Dem. US Senators Oppose New Iran Sanctions

Dem. US Senators Oppose New Iran SanctionsDem. US Senators Oppose New Iran Sanctions

Democratic US senators introduced a resolution opposing more sanctions on Iran unless nuclear talks fail or Tehran breaks an agreement, countering a push for more sanctions backed by Republicans that US President Barack Obama has pledged to veto.  

"For those who agree that the sanctions bill in the Banking Committee is detrimental, this resolution provides an option in support of diplomacy," Democratic Senator Dianne Feinstein, a leading co-sponsor of the resolution with Senator Chris Murphy, said in a statement on Monday.

Backing the Obama administration, she said enacting new sanctions during the negotiations would "gravely undermine" efforts to reach a nuclear agreement with Tehran, Reuters reported. The Senate Banking Committee is due to vote later this week on legislation being developed by Republican Senator Mark Kirk and Democrat Robert Menendez that would toughen sanctions on Iran if there is no nuclear agreement before the end of June.

The six major powers - the United States, Britain, China, France, Germany and Russia - have given themselves until the end of June to produce a diplomatic breakthrough with Iran and end a long-running dispute over Tehran's nuclear program.

Obama pledged in his State of the Union address on January 20 to veto the sanctions measure, which has strong support among many Republicans, who contend Obama is so eager to reach an important agreement with Iran that he is giving up too much in the talks.

The dispute contributed to a diplomatic flap. US House of Representatives Speaker John Boehner, a Republican, announced the day after Obama's address that he had invited Israeli Prime Minister Benjamin Netanyahu to address Congress on Iran, without consulting the Obama administration or congressional Democrats.

The new resolution's other co-sponsors include Democratic Senators Tom Carper, Dick Durbin, Al Franken, Martin Heinrich, Patrick Leahy, Jeff Merkley, John Tester and Sheldon Whitehouse, as well as Senator Angus King, an independent who caucuses with Democrats.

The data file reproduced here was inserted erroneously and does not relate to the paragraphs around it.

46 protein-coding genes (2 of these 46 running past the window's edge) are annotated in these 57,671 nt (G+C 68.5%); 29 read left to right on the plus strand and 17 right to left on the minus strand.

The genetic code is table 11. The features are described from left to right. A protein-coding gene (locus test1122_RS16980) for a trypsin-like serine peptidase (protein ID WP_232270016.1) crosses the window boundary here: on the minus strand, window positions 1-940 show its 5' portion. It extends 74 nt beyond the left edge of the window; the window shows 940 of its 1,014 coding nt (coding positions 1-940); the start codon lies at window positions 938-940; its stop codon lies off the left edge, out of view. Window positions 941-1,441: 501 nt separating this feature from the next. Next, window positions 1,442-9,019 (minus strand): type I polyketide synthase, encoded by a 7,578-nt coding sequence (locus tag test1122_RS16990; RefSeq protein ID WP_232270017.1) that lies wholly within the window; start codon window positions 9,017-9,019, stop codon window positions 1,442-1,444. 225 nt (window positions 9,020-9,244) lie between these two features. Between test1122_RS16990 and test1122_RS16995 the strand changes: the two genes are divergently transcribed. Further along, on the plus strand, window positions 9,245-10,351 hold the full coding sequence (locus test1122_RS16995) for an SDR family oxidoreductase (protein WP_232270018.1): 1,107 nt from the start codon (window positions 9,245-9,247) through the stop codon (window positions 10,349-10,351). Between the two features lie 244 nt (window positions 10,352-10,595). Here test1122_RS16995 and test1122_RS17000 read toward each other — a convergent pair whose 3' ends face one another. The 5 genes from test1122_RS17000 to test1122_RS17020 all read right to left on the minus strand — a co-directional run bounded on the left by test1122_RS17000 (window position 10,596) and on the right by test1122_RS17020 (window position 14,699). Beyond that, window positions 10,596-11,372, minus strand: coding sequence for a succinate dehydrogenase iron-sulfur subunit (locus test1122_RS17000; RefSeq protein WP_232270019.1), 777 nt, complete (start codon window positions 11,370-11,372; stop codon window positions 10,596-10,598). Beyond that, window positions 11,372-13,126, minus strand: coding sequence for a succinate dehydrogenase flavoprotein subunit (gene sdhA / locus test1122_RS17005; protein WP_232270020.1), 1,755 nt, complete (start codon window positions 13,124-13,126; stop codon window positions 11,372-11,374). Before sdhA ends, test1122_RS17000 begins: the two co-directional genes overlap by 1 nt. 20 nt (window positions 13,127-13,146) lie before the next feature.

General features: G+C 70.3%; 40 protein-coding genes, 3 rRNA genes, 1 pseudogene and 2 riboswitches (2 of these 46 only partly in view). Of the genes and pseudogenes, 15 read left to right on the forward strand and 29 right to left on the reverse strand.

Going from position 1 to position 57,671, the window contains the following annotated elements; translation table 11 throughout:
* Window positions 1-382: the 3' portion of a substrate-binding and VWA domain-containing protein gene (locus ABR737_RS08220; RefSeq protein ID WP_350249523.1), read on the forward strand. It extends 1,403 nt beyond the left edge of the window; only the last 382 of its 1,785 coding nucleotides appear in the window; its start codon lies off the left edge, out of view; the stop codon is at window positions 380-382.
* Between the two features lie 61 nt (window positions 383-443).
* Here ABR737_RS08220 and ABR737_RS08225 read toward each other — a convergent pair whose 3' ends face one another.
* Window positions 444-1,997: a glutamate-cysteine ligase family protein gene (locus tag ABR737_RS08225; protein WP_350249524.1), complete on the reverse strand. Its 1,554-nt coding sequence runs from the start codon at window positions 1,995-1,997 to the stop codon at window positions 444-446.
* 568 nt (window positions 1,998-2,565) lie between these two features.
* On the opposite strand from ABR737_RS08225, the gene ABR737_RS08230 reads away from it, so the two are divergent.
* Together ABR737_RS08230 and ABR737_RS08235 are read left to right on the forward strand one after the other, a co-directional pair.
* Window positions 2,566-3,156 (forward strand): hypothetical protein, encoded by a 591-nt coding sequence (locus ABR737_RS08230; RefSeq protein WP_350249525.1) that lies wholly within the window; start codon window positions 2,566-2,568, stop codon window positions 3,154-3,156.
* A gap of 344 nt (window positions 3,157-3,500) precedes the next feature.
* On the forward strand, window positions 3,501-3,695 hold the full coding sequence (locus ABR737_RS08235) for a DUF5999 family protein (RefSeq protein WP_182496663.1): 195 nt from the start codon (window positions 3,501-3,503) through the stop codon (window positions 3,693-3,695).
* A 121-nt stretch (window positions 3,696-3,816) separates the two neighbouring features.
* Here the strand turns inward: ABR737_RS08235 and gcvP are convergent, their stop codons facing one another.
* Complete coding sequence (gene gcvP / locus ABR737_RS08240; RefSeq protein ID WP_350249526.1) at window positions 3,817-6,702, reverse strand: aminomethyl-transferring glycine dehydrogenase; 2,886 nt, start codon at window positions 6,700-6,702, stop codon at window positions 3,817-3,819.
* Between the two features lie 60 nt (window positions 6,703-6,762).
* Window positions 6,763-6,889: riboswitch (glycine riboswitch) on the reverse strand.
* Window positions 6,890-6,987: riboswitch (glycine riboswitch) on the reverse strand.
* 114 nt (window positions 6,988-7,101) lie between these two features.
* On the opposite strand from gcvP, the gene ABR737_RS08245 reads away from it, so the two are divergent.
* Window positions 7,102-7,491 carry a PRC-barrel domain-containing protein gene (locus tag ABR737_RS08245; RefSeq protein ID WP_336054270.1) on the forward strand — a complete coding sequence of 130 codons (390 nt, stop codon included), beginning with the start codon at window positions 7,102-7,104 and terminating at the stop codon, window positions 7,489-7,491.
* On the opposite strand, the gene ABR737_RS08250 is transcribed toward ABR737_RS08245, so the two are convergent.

Uphill Battle

Meanwhile, Politico reported that the push to impose new economic sanctions on Iran is facing an increasingly uphill battle toward a veto-proof majority.  

The report said Kirk picked up a prominent supporter on Monday — No. 3 Senate Democrat Chuck Schumer — for a bill that would ratchet up sanctions if diplomatic talks on Tehran's nuclear program fall through.

But rounding up other Democrats may be harder and Schumer's support is contingent, sources said, on other Democrats coming on board with him. Schumer said his party is still discussing the best timing for a vote on an Iran bill, after President Obama forcefully warned last week that he will veto any sanctions legislation that lands on his desk during nuclear talks.

"I intend to co-sponsor it," the New York Democrat said Monday night. "But we're having a meeting among the Democrats and figuring out the best strategy."

Kirk said last week that he intended to release a bipartisan list of co-sponsors for his legislation as early as Monday night. But on Monday evening, Democrats were still being cagey about whether they will publicly defy the president.

"We're at the beginning of the process," said Democratic Senator Bob Casey, a co-sponsor of sanctions legislation last year. "I've looked at it. We'll keep looking at it."

Asked if his name will be on the bill's co-sponsor list this time, Casey replied, "We don't know yet."

Democratic Senator Joe Manchin, another previous backer of sanctions, is not expected to sign onto Kirk's bill, according to a source familiar with the measure. Menendez also remains a wild card. He told New Jersey's Star-Ledger he might put off supporting the legislation, which in 2013 was known informally around the Hill as "Kirk-Menendez."

The Senate Banking Committee is set to approve Kirk's bill on Thursday. But Kirk has been looking for seven Democrats to join him and six Republicans in defiance of the president's Iran negotiations, hoping to send a bipartisan message to Obama rather than a party-line vote that has no chance of overcoming a veto.

For Kirk, finding Republican supporters has not been a problem — even among those who support a separate approach proposed by Senate Foreign Relations Committee Chairman Bob Corker that would require Congress to approve or reject any deal with Iran.

"I'm definitely on it," Senator Lindsey Graham said of Kirk's bill.

Politico also said Senate Majority Leader Mitch McConnell intends to give both measures a vote on the Senate floor in the near future, perhaps as early as February.